A pair of brothers, Bryan and Kevin Logue, have embarked on a new business venture in rural Fountain, and they recently gave an interview to introduce their business to the community. Sugar Creek Vineyard and Meadery has been open since the spring of this year, and the brothers say that it’s a case of “so far, so good.”
As a small family-owned business, the Logue brothers wear many hats in their operation, and they rely on help from their families as well. Although both brothers pitch in on wine-making, Kevin tends to specialize on the care of the vines and growing, Bryan handles most of the marketing and sales.
Kevin noted that the vineyard includes several varieties of grapes that are hearty enough to withstand the harsh Minnesota winters. Currently, the vineyard includes Itasca, Frontenac Blanc, Breanna, and Prairie Star grape varieties. Kevin noted that grape growers have to be constantly vigilant for a number of threats to the crop. When the vines are young, grazing deer are a significant concern. As the vines get older, fungus becomes more of a worry. And during harvest time, birds become a pesky problem, as they attempt to steal the ripening grapes.
Both Bryan and Kevin shared that their business is a lot of hard work. Kevin explained, “You’re got to really enjoy working outside. Most of the work happens in the vineyard, it doesn’t happen in the winery. Things in the winery can always wait, but things in the vineyard can’t.” He said the busiest time is during harvest, and added, “When certain varieties get ripe, you’ve got a window to pick them. You’ve got to get them in. And once you get them off the vine, unless you have a lot of refrigeration, you’ve got to get them crushed and stemmed and pressed, and you’ve got to start the fermentation process really quick.”
For those not familiar with the term “mead,” it refers to wines that have honey as a significant ingredient. Bryan explained that he and Kevin have worked hard to avoid a heavy, sweet honey flavor in their meads. Instead, they aim for a barely noticeable honey flavor, which enhances the individual flavors of the grapes being used.
Bryan raises his own bees to provide much of the honey needed for mead production, but says when more honey is needed, they buy it locally. Regarding the number of bees he keeps, Bryan answered, “Ideally, I want to be around 10 to 12 hives. I had everything up north for quite a while, then I moved it down, and the bees didn’t appreciate that, so a lot of them took off. So I’m starting from scratch. I’ve got two really, really big hives, and they’re doing great.” Bryan added that he aims to “hide” the thick honey taste so that his meads appeal to a wider audience.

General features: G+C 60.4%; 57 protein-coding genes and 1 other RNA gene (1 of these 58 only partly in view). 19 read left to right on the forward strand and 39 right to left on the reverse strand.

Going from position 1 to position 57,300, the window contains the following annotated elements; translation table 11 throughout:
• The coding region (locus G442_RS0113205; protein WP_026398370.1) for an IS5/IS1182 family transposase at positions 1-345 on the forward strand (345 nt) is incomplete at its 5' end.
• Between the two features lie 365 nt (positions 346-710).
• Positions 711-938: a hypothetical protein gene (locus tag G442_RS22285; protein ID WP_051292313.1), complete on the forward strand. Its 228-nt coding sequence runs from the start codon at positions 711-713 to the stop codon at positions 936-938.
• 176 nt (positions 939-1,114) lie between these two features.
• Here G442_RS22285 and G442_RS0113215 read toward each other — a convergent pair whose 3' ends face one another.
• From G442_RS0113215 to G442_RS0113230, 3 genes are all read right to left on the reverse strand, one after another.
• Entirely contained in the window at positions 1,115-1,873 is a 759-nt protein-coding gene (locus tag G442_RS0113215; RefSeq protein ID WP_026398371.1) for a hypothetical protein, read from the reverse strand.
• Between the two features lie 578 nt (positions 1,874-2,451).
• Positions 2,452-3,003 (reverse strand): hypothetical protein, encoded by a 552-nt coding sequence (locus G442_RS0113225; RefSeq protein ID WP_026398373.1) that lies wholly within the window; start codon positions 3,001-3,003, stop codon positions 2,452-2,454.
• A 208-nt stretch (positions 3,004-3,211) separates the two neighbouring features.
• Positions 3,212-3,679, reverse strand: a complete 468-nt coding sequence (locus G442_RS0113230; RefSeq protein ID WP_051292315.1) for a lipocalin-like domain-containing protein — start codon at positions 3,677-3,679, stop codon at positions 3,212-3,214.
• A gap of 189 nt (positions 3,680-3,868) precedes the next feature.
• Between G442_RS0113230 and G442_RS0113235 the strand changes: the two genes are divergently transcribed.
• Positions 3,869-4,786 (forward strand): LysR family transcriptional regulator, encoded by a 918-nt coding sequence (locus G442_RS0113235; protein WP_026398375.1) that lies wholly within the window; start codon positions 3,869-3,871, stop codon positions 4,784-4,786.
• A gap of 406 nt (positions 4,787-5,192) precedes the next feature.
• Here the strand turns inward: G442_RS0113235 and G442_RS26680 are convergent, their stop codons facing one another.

One of Sugar Creek’s most popular products so far has been “Meadarita,” a mead that includes jalapeno and lime. Although the mead smells quite spicy, Bryan explained, “I use the lime zest, I don’t use the rind. And what that zest does is it pulls that heat off your tongue right away, and it comes back abut twenty seconds later.” He added that at tasting events, when people hear about Meadarita, “Most of those people who say they’re not going to like it end up leaving with a bottle.”
Bryan and Kevin welcome the community to come out and see them, or talk with them at any of the local wine tasting events they participate in. Several local outlets have started selling Sugar Creek wines and meads, and more are expected. Sugar Creek Vineyard & Meadery is located two miles west of Fountain, at 23661 County Road 8. From now until late autumn, the brothers expect to be open Saturdays 1-8 p.m. and Sundays 11 a.m.-5 p.m.
When asked about their business plan and what goals they have for the future, Bryan stated, “It’s just kind of grown slowly. We’re both well into our careers and we just want to do it right. Every week we’ve had more and more people coming.”
Currently the brothers offer five varieties of wine and six types of mead, although they said those numbers will see seasonal fluctuations. Kevin added, “Our goal is to work on the craft. Get a good product, make sure people like it. Figure out what people want, and then if we get a good response, then we’ll grow.”